Directions for Making Lanyards

Overview

Making lanyards is a standard craft taught at summer camp. Lanyards are easy to make and make ideal stocking stuffer type of gifts. They can be used to hold a key ring, cell phone, whistle or most any small object. These days, clips which dangle from a belt loop on jeans is a popular accessory. In making your own lanyards, you can make them to color-coordinate with your wardrobe or make them in colors you simply like, or perhaps make them in your school's spirit colors.

Making a Lanyard

Start with two strands of plastic, craft lace, such as rexlace. Fold them half, together. Make sure each piece is the same length---the actual length depending on how long you wish to make your lanyard. Tie a knot to hold the two pieces secure. This knot, made in the middle, is now the top of your lanyard and you should have what appears four strands protruding. If you like, you can tie the initial start onto a clip that'll be what your lanyard hangs from. Spread apart the four strands into four different directions. Think of the four points of a compass. Beginning close to the knot, take the left-pointing strand with one finger. Now lay the left strand across the top-pointing strand. Next cross the top strand over the right-pointing strand. You are beginning your weave. The top strand should be covering the left strand and the right strand both. Cross the right-pointing strand over the bottom one. Then finally, in circling back around, cross the bottom strand over the left-pointing one and tuck it securely under the looped top strand. Pull on each end of the four strands to tighten up and make the first woven knot. Just as you did, continue to cross the strands, going around the compass points. Each pass around makes another row or knot in your lanyard. Continue this process until you reach the desired length. The series of woven knots produce a rounded lanyard. When you finish, you can trim the bottom or leave some of the strands dangling for a mini-fringe effect.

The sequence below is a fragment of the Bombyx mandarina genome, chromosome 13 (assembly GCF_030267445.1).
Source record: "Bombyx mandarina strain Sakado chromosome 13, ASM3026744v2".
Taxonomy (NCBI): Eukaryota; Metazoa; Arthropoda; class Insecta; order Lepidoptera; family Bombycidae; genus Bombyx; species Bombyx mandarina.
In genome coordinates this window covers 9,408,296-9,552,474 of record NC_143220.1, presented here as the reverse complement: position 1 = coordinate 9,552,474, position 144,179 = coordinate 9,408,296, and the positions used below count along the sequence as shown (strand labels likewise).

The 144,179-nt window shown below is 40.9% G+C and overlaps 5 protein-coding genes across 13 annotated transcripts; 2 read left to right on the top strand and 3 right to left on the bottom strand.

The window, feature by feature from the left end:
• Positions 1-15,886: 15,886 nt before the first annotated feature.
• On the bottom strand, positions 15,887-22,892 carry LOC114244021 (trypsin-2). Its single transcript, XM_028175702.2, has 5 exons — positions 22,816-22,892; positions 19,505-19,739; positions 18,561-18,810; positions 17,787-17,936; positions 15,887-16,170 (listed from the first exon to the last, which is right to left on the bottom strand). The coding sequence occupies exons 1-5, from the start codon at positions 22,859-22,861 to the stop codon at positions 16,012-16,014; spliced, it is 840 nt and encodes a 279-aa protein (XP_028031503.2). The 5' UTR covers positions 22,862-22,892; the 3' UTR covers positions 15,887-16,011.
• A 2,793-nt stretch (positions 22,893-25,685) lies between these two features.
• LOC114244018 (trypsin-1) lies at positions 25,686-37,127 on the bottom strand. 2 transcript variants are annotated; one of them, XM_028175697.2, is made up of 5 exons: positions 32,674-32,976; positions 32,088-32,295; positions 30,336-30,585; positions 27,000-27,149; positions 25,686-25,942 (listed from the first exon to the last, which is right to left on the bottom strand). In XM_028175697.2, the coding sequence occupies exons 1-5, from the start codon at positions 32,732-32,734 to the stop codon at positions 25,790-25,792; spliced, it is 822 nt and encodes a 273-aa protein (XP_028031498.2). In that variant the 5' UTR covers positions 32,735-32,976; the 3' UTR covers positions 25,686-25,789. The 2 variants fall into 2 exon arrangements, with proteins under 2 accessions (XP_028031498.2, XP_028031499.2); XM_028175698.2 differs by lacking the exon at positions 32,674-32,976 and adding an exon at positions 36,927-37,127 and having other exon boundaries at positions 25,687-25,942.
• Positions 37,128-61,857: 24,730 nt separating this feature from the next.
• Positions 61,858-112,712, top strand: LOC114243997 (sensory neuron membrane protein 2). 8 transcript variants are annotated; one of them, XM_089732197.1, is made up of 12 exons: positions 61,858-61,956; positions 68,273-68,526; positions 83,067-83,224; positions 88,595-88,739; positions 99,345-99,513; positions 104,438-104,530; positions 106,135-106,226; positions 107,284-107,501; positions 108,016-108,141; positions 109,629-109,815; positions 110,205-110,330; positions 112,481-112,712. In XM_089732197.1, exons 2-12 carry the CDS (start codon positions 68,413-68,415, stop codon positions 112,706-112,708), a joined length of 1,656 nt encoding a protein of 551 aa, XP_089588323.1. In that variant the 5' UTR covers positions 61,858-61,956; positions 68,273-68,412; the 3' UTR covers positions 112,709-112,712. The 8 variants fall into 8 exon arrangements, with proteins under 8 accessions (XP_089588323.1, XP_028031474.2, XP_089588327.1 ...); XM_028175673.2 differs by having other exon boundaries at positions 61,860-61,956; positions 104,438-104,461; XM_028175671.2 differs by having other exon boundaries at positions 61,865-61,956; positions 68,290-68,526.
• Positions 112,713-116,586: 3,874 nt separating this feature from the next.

Keywords: lanyard, craft lace, rexlace

About this Author

Linda Donahue has degrees in computer science and Russian studies from Southern Methodist University, a MAT in Earth science from UT Dallas, along with teacher certifications. She has earned a commercial instrument pilot's certification and SCUBA certification. Since 2001, Donahue has published a novel and numerous short stories in various anthologies. She's also published articles in the magazine "Jareeda" and the 2007 Rabbits USA Annual.

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